Leo Varadkar has been forced to clarify his claims that he wanted to stop north-south travel, with previous comments coming back to bite him, says Mark Bain
No matter which big story you read about these days it seems you can't get away from the border between Ireland north and south being brought into the equation.
It's always been there in the background, of course, a flexible friend for politicians, a convenient tool to throw into the mix on whatever the hot topic is.
Brexit brought the issue sharply back into focus. The next call for a border poll is always lurking around the corner.
As it stands the border is fixed. Opinions of its status, though, are blowing in the wind.
Three years ago, speaking as Brexit loomed, then Taioseach Leo Varadkar was forthright in saying to nationalists in the north: "Your birth right as Irish citizens, and therefore as EU citizens, will be protected. There will be no hard border on our island. You will never again be left behind by an Irish Government."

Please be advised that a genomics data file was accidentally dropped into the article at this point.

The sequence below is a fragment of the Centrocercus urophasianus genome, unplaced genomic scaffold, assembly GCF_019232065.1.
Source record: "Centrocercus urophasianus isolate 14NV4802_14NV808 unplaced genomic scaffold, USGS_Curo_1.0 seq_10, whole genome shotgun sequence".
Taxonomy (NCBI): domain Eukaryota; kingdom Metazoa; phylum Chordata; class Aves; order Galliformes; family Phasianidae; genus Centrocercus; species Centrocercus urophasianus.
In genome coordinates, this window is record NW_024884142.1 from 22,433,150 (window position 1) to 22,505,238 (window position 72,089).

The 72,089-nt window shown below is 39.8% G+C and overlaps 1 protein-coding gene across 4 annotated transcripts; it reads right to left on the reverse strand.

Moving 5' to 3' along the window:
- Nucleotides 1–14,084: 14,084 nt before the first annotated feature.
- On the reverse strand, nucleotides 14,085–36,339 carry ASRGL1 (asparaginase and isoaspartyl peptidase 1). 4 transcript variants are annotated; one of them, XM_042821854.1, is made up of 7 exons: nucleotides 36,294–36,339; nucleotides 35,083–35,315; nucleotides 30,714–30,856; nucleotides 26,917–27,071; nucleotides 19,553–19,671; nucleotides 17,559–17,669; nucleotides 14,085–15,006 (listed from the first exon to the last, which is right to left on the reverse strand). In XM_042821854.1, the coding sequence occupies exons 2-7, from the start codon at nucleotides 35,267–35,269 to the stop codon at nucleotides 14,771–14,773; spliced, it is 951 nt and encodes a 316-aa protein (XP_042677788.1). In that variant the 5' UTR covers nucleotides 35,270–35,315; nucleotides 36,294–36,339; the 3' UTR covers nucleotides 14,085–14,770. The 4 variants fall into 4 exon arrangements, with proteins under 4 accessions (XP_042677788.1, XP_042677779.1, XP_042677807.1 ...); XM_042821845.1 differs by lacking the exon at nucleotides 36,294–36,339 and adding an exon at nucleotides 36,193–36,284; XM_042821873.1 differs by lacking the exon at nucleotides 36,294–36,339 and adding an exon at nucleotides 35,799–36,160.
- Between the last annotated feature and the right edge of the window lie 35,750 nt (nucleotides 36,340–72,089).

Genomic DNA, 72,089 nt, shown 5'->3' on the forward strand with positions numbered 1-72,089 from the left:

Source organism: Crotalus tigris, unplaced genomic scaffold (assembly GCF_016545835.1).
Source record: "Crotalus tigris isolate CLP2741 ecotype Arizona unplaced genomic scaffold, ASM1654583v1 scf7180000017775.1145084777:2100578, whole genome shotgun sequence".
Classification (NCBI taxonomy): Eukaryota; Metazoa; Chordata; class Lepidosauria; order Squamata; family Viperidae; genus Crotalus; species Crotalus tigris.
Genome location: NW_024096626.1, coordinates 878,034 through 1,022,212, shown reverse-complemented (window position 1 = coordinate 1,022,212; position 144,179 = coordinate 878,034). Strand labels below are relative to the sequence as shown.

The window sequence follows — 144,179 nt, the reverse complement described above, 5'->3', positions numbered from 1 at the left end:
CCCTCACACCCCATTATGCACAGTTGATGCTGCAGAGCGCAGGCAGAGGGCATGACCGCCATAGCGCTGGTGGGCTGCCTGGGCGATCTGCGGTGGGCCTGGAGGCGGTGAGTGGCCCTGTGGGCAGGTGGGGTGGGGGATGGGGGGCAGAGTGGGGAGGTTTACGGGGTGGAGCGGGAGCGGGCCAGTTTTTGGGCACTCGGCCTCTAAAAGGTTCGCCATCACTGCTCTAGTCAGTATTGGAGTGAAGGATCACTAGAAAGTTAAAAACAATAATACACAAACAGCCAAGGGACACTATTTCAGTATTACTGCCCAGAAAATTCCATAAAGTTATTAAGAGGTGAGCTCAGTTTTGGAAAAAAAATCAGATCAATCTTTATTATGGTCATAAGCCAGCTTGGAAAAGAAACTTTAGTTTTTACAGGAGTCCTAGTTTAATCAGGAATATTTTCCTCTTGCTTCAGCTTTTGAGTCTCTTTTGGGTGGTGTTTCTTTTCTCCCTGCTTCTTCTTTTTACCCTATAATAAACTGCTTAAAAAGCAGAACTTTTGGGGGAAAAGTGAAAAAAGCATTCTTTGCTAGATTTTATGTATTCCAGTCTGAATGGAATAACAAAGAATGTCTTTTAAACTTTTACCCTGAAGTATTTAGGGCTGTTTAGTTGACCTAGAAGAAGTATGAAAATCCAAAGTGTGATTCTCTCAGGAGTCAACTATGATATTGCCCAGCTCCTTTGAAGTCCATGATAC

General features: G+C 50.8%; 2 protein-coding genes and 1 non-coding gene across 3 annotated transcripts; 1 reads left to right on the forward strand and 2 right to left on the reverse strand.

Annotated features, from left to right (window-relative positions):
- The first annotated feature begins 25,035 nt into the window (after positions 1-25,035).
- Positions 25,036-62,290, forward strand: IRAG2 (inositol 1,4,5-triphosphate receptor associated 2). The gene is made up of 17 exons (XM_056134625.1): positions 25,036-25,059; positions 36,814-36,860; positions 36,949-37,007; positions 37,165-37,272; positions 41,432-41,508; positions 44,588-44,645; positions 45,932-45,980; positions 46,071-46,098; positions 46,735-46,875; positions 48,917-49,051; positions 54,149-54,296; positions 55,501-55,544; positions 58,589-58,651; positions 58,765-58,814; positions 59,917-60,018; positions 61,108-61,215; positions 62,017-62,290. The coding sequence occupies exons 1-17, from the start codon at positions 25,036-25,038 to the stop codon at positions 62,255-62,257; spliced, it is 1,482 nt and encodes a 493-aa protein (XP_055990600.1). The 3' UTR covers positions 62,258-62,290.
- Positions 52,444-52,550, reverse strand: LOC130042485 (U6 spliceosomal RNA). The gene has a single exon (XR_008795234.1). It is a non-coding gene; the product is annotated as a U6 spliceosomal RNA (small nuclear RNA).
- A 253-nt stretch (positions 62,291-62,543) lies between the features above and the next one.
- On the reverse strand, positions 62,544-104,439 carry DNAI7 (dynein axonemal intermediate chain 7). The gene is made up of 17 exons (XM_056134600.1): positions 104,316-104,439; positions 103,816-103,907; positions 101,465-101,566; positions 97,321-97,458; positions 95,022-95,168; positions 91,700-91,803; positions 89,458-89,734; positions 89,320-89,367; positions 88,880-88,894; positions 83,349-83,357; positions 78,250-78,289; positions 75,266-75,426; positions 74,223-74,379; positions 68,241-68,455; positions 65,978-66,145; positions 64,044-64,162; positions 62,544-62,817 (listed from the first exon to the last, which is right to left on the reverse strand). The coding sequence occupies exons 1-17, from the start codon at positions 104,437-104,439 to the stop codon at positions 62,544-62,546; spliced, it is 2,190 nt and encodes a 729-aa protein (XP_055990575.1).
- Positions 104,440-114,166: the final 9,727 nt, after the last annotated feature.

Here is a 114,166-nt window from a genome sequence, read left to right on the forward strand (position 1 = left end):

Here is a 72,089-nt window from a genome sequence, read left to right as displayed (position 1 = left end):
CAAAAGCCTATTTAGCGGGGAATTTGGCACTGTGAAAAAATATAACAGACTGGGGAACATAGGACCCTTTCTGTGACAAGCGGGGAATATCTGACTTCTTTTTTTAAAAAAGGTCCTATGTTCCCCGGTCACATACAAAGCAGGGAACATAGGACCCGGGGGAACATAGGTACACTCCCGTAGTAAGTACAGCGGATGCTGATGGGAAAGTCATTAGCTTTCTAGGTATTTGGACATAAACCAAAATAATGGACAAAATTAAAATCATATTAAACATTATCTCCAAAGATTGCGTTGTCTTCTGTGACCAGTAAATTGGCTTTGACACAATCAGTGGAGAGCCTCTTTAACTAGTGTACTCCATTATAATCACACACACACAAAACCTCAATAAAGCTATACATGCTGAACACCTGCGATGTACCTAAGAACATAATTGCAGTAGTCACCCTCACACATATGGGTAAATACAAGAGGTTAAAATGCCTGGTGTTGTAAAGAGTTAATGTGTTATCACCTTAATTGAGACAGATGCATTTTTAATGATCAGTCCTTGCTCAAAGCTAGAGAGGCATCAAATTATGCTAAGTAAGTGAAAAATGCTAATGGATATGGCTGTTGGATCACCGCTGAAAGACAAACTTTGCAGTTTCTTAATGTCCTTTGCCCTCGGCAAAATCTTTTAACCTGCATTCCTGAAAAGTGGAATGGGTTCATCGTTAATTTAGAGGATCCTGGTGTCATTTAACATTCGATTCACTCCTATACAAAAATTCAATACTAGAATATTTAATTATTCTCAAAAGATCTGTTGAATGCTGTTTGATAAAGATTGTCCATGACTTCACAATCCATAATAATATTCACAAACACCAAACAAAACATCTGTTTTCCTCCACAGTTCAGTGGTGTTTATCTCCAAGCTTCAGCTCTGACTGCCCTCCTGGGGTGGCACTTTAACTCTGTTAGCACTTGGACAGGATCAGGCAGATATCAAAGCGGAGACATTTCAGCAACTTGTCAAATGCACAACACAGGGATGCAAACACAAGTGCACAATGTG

Earlier this week, those same people looked in danger of being left behind as comments attributed to the now tanaiste, albeit made in private, surfaced about closing the border to travel over the Christmas period.
First Minister Arlene Foster was left "astounded".
"It appears that the border has made a reappearance again, after Northern Ireland being lectured for four years that the border was completely open," she said.
Mr Varadkar has since clarified, saying there would be "no question of there being an outright travel ban between north and south".
He warned instead that "inter-county travel will still be restricted and will only be allowed for work, school or essential purposes like caring for an elderly relative". All comments made against the backdrop of higher Covid infection rates in Northern Ireland.
How times and comments change, but the border issue is poked once more with a big stick.
And this is just the warm up. There will be plenty of dancing around the border in the New Year as another Brexit deadline is crossed. Then we might find out just how flexible the border opinions are.